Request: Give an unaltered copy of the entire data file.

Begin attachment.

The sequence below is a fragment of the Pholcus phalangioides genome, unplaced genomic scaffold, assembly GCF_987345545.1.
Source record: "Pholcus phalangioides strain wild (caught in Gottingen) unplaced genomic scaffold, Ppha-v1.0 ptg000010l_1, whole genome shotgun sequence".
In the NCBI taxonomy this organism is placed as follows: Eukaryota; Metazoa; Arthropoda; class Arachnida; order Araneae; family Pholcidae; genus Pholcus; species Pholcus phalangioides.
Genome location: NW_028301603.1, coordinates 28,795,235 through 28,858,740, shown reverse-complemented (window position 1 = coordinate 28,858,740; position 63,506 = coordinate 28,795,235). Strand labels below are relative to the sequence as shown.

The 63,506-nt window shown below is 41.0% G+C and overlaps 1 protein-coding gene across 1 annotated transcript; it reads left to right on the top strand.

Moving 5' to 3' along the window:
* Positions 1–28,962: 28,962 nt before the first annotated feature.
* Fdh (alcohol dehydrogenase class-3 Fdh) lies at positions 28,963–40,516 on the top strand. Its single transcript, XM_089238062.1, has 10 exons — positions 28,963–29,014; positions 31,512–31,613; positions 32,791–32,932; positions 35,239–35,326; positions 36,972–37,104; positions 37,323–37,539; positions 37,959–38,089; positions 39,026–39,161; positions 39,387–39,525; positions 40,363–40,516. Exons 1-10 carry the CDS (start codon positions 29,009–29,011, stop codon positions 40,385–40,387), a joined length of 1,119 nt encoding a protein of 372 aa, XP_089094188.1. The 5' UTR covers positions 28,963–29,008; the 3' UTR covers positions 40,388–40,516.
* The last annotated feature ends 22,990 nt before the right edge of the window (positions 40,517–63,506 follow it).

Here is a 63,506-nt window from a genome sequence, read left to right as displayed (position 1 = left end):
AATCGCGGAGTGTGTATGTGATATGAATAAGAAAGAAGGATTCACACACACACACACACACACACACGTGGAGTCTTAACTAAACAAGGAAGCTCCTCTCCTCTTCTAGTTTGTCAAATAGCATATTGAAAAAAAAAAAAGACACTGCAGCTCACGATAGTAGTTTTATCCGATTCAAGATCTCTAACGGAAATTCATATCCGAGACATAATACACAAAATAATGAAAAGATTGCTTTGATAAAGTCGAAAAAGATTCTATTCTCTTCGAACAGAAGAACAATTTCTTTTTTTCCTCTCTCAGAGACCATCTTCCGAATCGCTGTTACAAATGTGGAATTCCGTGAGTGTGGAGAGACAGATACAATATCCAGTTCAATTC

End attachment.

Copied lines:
The sequence below is a fragment of the Pholcus phalangioides genome, unplaced genomic scaffold, assembly GCF_987345545.1.
Source record: "Pholcus phalangioides strain wild (caught in Gottingen) unplaced genomic scaffold, Ppha-v1.0 ptg000010l_1, whole genome shotgun sequence".
In the NCBI taxonomy this organism is placed as follows: Eukaryota; Metazoa; Arthropoda; class Arachnida; order Araneae; family Pholcidae; genus Pholcus; species Pholcus phalangioides.
Genome location: NW_028301603.1, coordinates 28,795,235 through 28,858,740, shown reverse-complemented (window position 1 = coordinate 28,858,740; position 63,506 = coordinate 28,795,235). Strand labels below are relative to the sequence as shown.

The 63,506-nt window shown below is 41.0% G+C and overlaps 1 protein-coding gene across 1 annotated transcript; it reads left to right on the top strand.

Moving 5' to 3' along the window:
* Positions 1–28,962: 28,962 nt before the first annotated feature.
* Fdh (alcohol dehydrogenase class-3 Fdh) lies at positions 28,963–40,516 on the top strand. Its single transcript, XM_089238062.1, has 10 exons — positions 28,963–29,014; positions 31,512–31,613; positions 32,791–32,932; positions 35,239–35,326; positions 36,972–37,104; positions 37,323–37,539; positions 37,959–38,089; positions 39,026–39,161; positions 39,387–39,525; positions 40,363–40,516. Exons 1-10 carry the CDS (start codon positions 29,009–29,011, stop codon positions 40,385–40,387), a joined length of 1,119 nt encoding a protein of 372 aa, XP_089094188.1. The 5' UTR covers positions 28,963–29,008; the 3' UTR covers positions 40,388–40,516.
* The last annotated feature ends 22,990 nt before the right edge of the window (positions 40,517–63,506 follow it).

Here is a 63,506-nt window from a genome sequence, read left to right as displayed (position 1 = left end):
AATCGCGGAGTGTGTATGTGATATGAATAAGAAAGAAGGATTCACACACACACACACACACACACACGTGGAGTCTTAACTAAACAAGGAAGCTCCTCTCCTCTTCTAGTTTGTCAAATAGCATATTGAAAAAAAAAAAAGACACTGCAGCTCACGATAGTAGTTTTATCCGATTCAAGATCTCTAACGGAAATTCATATCCGAGACATAATACACAAAATAATGAAAAGATTGCTTTGATAAAGTCGAAAAAGATTCTATTCTCTTCGAACAGAAGAACAATTTCTTTTTTTCCTCTCTCAGAGACCATCTTCCGAATCGCTGTTACAAATGTGGAATTCCGTGAGTGTGGAGAGACAGATACAATATCCAGTTCAATTC